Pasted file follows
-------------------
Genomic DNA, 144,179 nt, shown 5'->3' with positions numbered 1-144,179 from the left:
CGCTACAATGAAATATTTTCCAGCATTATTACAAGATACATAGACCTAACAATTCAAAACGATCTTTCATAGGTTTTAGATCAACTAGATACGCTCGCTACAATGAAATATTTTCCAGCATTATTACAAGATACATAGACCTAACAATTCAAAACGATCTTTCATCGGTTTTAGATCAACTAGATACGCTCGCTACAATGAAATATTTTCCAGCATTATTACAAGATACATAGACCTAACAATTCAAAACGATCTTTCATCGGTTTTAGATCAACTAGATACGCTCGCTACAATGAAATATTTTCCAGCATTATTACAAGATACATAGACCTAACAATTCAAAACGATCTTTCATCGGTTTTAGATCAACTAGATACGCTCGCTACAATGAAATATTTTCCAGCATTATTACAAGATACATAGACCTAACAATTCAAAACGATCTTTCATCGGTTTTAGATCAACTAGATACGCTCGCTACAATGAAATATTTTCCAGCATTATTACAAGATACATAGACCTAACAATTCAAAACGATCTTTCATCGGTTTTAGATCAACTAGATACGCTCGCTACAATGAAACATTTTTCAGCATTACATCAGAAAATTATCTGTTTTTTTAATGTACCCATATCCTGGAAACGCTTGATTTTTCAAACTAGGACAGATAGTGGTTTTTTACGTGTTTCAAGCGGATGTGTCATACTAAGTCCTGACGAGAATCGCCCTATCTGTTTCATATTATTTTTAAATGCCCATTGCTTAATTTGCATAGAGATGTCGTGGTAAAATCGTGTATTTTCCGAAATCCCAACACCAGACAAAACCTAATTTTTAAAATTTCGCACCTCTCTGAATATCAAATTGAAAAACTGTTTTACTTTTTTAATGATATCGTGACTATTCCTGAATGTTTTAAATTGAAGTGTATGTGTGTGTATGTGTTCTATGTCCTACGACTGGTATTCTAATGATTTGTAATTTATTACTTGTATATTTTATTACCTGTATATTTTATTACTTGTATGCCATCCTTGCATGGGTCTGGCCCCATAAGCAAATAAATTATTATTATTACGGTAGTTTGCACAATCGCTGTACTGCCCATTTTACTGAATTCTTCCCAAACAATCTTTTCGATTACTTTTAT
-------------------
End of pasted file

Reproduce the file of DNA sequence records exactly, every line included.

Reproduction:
Genomic DNA, 144,179 nt, shown 5'->3' with positions numbered 1-144,179 from the left:
CGCTACAATGAAATATTTTCCAGCATTATTACAAGATACATAGACCTAACAATTCAAAACGATCTTTCATAGGTTTTAGATCAACTAGATACGCTCGCTACAATGAAATATTTTCCAGCATTATTACAAGATACATAGACCTAACAATTCAAAACGATCTTTCATCGGTTTTAGATCAACTAGATACGCTCGCTACAATGAAATATTTTCCAGCATTATTACAAGATACATAGACCTAACAATTCAAAACGATCTTTCATCGGTTTTAGATCAACTAGATACGCTCGCTACAATGAAATATTTTCCAGCATTATTACAAGATACATAGACCTAACAATTCAAAACGATCTTTCATCGGTTTTAGATCAACTAGATACGCTCGCTACAATGAAATATTTTCCAGCATTATTACAAGATACATAGACCTAACAATTCAAAACGATCTTTCATCGGTTTTAGATCAACTAGATACGCTCGCTACAATGAAATATTTTCCAGCATTATTACAAGATACATAGACCTAACAATTCAAAACGATCTTTCATCGGTTTTAGATCAACTAGATACGCTCGCTACAATGAAACATTTTTCAGCATTACATCAGAAAATTATCTGTTTTTTTAATGTACCCATATCCTGGAAACGCTTGATTTTTCAAACTAGGACAGATAGTGGTTTTTTACGTGTTTCAAGCGGATGTGTCATACTAAGTCCTGACGAGAATCGCCCTATCTGTTTCATATTATTTTTAAATGCCCATTGCTTAATTTGCATAGAGATGTCGTGGTAAAATCGTGTATTTTCCGAAATCCCAACACCAGACAAAACCTAATTTTTAAAATTTCGCACCTCTCTGAATATCAAATTGAAAAACTGTTTTACTTTTTTAATGATATCGTGACTATTCCTGAATGTTTTAAATTGAAGTGTATGTGTGTGTATGTGTTCTATGTCCTACGACTGGTATTCTAATGATTTGTAATTTATTACTTGTATATTTTATTACCTGTATATTTTATTACTTGTATGCCATCCTTGCATGGGTCTGGCCCCATAAGCAAATAAATTATTATTATTACGGTAGTTTGCACAATCGCTGTACTGCCCATTTTACTGAATTCTTCCCAAACAATCTTTTCGATTACTTTTAT